Though it is vital to do things you love and enjoy, your most profound bliss is found in moving through those things you fear.
“What we fear doing most is usually what we most need to do.” ~Tim Ferriss
The trick is to include both parts. I enjoy plenty of solitude. I love to make art, to read and write, alone. Sometimes you may not see me for weeks.
But I make sure to extrovert to the degree that my thirst for doing so is quenched, either in my personal or business life and in a way that I can enjoy that side of life too.
At the very least, don’t lose touch with those who matter to you.
Be part of a community, even if this is initiated on the web.
Find a group of people that support you, to whom you bring value. Do this in small steps if you need. Start by getting your voice heard, perhaps through a podcast.
Do what you can to stay sharp and connected. You are only damaging yourself in your avoidance of staying connected.
“It is the individual who is not interested in his fellow men who has the greatest difficulties in life and provides the greatest injury to others. It is from among such individuals that all human failures spring.” ~Alfred Adler
3. ‘Following what you love.’
Many introverts who follow this cutesy phrase to the letter usually end up depressed.
Because if we all followed what we loved to do, we’d never do anything that challenged us.
Those who understand that hardship is an integral part of maintaining passion in something will be immune from the dangers of such a saying, but others will not.
Introverts need to be particularly wary here.
Following this advice means we’d always be set back by the obstacles we never saw coming. We’d pollute our passions by associating pain with what we expected to be bliss.
Instead, follow your potential.
The concept of potential brings into it the requirement that we are continually challenged to build our value and our resilience. With such growth and more value to give, we feel more alive. We sense our ability to help and connect with others.
This is not to say we can’t fill our lives doing what we are drawn to — what we are fascinated by — be that writing, art, film-making or sculpture.
It does mean that if we are pursuing ‘potential,’ we will go further than the creative process in making an impact. We will bring on challenges in the form of promoting our work, speaking to people, getting on film, and persuading patrons to hand over their money for what we create.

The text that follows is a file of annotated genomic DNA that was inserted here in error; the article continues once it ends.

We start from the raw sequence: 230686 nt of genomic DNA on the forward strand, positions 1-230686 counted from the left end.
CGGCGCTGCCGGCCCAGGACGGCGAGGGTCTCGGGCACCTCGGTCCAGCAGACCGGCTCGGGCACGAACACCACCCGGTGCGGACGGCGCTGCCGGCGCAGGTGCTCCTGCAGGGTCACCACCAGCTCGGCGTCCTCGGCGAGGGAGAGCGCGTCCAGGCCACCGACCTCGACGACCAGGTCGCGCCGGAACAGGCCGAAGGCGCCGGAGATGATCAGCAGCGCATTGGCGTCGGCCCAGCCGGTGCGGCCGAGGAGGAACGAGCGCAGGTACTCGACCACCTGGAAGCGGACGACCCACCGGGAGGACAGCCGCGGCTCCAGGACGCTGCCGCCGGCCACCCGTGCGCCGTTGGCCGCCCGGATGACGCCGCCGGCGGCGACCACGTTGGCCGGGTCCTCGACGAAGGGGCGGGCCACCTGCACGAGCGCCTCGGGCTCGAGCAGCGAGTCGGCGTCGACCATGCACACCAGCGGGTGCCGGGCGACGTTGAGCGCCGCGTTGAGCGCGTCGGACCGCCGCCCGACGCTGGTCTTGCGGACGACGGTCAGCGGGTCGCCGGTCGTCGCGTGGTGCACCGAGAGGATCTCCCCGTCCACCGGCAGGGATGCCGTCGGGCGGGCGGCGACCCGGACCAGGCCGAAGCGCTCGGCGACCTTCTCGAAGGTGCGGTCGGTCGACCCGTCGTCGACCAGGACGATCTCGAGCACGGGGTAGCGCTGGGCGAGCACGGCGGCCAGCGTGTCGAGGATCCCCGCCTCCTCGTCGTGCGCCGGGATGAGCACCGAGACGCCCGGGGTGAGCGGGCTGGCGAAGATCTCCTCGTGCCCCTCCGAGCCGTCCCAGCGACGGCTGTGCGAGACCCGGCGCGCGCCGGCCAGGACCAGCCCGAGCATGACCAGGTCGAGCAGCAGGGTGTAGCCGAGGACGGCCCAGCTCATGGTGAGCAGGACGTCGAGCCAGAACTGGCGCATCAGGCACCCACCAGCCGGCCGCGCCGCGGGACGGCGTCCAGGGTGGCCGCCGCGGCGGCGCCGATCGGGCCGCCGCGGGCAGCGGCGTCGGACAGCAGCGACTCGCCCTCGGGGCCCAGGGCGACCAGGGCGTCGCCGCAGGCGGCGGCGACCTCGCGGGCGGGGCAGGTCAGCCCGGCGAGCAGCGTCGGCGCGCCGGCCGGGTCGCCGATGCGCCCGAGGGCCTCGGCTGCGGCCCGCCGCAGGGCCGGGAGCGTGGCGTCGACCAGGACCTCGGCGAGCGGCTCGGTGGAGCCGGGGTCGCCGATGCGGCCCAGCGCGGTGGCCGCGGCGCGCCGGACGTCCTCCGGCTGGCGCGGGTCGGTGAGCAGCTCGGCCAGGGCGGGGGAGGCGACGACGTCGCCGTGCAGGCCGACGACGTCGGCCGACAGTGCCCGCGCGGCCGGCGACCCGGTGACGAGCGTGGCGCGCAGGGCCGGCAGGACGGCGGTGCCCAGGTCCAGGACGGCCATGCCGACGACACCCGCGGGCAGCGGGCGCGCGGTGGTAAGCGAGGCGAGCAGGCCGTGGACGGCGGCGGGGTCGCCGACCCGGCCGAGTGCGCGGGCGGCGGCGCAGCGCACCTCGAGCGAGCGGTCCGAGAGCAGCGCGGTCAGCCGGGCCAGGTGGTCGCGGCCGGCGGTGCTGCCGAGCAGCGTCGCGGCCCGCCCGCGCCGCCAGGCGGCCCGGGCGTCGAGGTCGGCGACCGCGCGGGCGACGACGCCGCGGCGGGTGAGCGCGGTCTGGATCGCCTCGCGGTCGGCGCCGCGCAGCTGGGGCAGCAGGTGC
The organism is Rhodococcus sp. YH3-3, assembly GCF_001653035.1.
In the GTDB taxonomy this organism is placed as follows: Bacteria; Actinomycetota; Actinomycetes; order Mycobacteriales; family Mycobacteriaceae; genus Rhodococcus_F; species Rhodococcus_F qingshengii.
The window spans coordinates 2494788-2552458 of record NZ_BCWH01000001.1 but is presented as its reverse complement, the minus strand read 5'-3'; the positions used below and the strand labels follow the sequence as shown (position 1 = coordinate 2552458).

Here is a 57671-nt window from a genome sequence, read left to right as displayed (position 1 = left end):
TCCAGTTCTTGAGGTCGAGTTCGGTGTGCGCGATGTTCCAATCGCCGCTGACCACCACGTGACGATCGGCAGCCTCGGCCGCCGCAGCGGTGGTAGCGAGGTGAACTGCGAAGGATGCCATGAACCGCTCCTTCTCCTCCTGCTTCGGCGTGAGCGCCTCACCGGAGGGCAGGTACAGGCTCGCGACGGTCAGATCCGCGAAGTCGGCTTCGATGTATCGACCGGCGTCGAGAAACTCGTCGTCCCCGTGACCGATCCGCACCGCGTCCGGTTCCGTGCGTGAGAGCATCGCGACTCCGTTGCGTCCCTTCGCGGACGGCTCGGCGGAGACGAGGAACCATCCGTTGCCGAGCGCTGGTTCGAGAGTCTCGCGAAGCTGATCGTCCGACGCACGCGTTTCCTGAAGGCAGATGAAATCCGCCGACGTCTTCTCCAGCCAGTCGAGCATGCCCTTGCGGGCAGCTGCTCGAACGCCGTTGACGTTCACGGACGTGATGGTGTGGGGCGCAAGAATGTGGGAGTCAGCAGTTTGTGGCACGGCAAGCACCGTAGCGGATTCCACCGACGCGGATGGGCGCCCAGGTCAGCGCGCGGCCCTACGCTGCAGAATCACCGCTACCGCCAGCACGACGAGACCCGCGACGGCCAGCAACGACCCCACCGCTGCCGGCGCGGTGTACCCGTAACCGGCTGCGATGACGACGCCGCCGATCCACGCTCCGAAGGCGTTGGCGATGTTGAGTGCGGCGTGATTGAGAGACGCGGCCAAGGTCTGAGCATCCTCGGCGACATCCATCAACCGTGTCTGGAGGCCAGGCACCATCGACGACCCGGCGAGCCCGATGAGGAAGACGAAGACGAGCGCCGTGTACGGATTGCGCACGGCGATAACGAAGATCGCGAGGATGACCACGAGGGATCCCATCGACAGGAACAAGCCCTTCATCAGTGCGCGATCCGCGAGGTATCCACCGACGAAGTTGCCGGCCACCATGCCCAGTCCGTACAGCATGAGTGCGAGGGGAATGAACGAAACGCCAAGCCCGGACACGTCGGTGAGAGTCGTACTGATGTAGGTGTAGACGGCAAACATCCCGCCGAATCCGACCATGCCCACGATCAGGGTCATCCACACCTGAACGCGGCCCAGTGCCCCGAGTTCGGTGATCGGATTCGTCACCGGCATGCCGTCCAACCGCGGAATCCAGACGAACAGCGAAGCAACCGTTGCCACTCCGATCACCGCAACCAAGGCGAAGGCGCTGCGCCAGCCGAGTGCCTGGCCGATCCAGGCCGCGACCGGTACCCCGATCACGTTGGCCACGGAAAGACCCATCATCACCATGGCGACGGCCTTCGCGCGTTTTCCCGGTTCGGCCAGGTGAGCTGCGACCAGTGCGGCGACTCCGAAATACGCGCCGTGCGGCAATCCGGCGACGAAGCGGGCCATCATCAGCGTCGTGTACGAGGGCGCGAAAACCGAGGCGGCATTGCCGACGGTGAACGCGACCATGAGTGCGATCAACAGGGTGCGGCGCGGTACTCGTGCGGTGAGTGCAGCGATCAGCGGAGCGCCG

It means finding the thrill in self-growth and the sense of enlightenment this brings with it.
4. Regretting the past
A lot of introverts had a difficult past. Schools and society, no matter how ‘tolerant’ they claim to be, don’t often provide the ideal environments in which introverts can perform well, let alone thrive.
Ask 96% of introverted adults, and they will tell you that they had a tough and often alienated early life.
I went to boarding school in England, where I had to share dorms with other lads for five years. Classes were often over thirty students, making it stressful even to consider speaking up, despite the constant pushing at the back of my mind to do so.
Those early years were difficult. There would be little encouragement for the ‘quiet kids’ beyond telling us to ‘talk more’ in school reports or publicly shaming us in front of the class for being quiet.
I would be criticised by school mates for the shyness brought on by the overwhelm of all of this, and this would send me even further into my inner cave.
Many introverts feel like outsiders growing up. Many of us take a very long time to adapt to this world, and we are slow to bloom if we do at all. Many of us are pushed further into the internal, or we isolate ourselves from reliving the hurts that were previously endured.
The worst thing I did in my twenties was to regret my past continually. Of course, I’d brilliantly side-step all the good things that had happened in my mind, focusing on the failures. I wished things were different; that I asserted myself more at school; that I wasn’t such a nerd.
But this only kept my attention on the negative, exasperating my anxiety and making it harder to live life right now, today, with purpose, playfulness and fluidity.
I have since learned to reframe my unfair beliefs about myself, to accept me for who I am, to explore and love my gifts, and to chuckle at the embarrassing moments of the past.
I try to see the good in all that felt awful back then, as forced as that can sometimes feel, to take the edge off the shame, which continues to diminish.
I no longer ruminate on what happened (as much). Those regrets no longer have such a hold on me, and I am free to focus on doing good work that others enjoy today.
Do not allow the past to interfere with your right to live well.
Your aspirations are all that defines you.
If this stirred up something in you, please write a comment, and I will read it.
I coach ambitious men to reach their full potential.